A screengrab of a MapMyFitness mobile app. (MapMyFitness )
If you've perused the selection of apps available for Windows Phone, you might have noticed that some of the greatest hits for iPhone and Android users aren't there -- yet. But that appears to be shifting somewhat. Some, like MapMyFitness, are slowly dipping a toe in Microsoft's mobile waters.
Two MapMyFitness apps -- the original offerings of MapMapRun and MapMyRide -- are now available as free apps in the marketplace.
"We think that there will continue to be competition across the operating systems, and Microsoft is certainly a big player," said Robin Thurston, co-founder and chief product officer for MapMyFitness.
Thurston also pointed out that 35% of his company's traffic comes from outside the U.S. and that Nokia is still a notable name beyond our borders.
The decision "was mostly user-driven, so we just had lots of requests from our base to add it. Certainly, it was part of the road map to begin with," he said.
MapMyFitness, started in 2007, offers a suite of social-wellness-oriented sites and related mobile apps that boasts 8 million users. The Windows Phone app was in development for about six months and launched about a month ago.
Currently, the company supports five platforms -- iOS, Android, Samsung, BlackBerry and now Windows Phone.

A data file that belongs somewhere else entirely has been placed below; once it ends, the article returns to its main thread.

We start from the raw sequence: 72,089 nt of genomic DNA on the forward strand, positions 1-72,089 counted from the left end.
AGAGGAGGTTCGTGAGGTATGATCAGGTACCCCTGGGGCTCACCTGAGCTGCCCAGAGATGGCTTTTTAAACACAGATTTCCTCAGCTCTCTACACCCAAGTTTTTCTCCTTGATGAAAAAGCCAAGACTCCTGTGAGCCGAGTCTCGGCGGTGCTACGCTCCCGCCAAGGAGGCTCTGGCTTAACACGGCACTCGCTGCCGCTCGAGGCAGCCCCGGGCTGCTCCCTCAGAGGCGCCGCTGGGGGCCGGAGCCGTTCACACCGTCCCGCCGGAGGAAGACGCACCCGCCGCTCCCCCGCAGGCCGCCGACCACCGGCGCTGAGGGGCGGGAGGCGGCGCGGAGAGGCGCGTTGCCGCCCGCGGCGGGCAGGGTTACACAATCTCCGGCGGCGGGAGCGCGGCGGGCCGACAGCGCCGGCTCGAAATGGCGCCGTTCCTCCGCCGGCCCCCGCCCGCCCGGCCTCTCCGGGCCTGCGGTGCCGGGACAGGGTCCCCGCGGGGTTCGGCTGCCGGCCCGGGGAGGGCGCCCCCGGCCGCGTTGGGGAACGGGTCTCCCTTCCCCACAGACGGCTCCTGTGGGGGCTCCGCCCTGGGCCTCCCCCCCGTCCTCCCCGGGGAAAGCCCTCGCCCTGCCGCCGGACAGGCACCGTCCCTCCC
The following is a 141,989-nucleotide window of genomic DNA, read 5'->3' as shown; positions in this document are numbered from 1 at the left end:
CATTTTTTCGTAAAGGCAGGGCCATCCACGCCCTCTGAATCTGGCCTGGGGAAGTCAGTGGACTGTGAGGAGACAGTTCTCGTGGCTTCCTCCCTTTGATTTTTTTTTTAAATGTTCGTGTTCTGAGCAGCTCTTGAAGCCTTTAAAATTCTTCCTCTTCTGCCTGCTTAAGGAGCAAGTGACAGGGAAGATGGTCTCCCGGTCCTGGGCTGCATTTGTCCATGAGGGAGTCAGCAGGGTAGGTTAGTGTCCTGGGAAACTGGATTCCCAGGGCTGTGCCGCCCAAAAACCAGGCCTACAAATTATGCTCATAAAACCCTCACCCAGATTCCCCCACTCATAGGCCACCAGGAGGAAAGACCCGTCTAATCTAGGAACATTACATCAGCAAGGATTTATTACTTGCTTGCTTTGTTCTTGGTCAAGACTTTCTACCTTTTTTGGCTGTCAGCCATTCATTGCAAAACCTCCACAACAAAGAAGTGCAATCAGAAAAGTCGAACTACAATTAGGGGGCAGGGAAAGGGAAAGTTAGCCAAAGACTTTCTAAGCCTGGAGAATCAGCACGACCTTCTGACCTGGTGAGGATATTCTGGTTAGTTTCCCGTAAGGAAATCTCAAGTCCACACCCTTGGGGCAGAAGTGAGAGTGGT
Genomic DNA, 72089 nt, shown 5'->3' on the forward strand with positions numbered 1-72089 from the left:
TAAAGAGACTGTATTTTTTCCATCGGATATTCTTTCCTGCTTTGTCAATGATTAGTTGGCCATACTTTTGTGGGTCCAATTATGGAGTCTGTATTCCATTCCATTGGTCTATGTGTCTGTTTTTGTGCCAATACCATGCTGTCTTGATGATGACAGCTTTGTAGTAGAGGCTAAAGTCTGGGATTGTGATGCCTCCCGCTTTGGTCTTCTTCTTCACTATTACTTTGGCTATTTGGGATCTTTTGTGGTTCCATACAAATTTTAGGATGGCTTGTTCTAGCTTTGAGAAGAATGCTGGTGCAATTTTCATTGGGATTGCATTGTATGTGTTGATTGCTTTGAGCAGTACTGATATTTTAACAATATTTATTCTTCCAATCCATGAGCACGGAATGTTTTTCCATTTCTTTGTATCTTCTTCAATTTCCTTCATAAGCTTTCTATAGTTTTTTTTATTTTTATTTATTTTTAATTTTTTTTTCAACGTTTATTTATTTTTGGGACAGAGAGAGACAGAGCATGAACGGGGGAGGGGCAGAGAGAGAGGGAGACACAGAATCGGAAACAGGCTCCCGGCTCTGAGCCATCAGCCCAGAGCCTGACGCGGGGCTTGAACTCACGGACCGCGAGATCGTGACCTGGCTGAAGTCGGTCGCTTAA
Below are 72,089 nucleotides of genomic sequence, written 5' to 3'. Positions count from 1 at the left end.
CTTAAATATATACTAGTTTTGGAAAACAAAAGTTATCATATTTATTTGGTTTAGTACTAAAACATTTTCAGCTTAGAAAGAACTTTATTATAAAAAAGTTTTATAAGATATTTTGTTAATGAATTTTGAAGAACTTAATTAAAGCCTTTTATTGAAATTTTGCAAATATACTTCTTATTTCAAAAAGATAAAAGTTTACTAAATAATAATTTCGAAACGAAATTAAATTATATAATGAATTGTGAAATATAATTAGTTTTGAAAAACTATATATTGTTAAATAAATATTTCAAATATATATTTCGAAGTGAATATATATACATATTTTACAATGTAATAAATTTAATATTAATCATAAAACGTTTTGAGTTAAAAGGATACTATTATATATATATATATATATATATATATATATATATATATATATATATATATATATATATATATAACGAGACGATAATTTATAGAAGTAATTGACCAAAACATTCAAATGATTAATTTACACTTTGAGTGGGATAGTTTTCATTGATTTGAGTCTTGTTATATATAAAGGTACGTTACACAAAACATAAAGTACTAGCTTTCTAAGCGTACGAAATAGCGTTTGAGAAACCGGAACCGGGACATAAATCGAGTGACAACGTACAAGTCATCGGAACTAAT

Even as some app developers have decided that there isn't enough of a critical mass to continue supporting BlackBerry, MapMyFitness remains. The audience there has grown, Thornton said, and on the platform there are not nearly as many competitors. The downside with BlackBerry is that its app store isn't very easy to navigate.
As for the foray into Windows Phone, the company's apps there have only the basic recording features, using the phone's internal GPS to track precise movement, speed and pace from location to location. It's a solid free offering.
When it comes to functionality, there is definitely a hierarchy. The company has realistic expectations for the Windows Phone audience, which isn't near that of the mobile platform leaders. The "elite runners" of the bunch are clearly iPhone and Android, getting a much fuller suite of premium offerings.
If the audience and the platform pan out, Windows Phone could get them as well.
"There's definitely the ability to add the features," Thurston said.
As for the near future, he said, MapMyFitness hopes to offer more in the way of feedback loops and using the internal accelerometer for continuous fitness activity as the "gamefication" of exercise takes off. What and how they do it will hinge quite a bit on battery life.
"For us, it's really about fun," Thurston said. "How do you create an experience that makes fitness more fun?"
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